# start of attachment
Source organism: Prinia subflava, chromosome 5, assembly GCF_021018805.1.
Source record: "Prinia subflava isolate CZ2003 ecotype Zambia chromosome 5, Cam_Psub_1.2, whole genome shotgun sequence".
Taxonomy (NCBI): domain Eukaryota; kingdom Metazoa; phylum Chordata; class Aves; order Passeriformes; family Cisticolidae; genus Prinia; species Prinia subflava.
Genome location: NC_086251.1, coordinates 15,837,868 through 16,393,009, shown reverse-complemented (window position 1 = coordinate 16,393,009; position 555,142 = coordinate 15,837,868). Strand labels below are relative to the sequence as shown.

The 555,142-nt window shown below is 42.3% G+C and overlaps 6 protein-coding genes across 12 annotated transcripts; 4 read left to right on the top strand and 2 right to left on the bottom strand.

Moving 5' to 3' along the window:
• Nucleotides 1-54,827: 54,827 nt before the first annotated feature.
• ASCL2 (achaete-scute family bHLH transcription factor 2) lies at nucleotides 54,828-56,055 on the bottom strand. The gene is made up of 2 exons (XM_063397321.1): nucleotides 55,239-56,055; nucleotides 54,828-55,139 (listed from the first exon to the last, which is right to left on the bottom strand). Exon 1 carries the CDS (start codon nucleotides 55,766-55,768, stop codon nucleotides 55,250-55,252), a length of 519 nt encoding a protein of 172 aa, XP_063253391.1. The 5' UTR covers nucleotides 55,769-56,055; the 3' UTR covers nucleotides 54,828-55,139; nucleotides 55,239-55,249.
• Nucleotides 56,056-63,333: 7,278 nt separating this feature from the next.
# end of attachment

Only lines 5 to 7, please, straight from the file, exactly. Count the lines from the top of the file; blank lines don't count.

The 555,142-nt window shown below is 42.3% G+C and overlaps 6 protein-coding genes across 12 annotated transcripts; 4 read left to right on the top strand and 2 right to left on the bottom strand.

Moving 5' to 3' along the window:
• Nucleotides 1-54,827: 54,827 nt before the first annotated feature.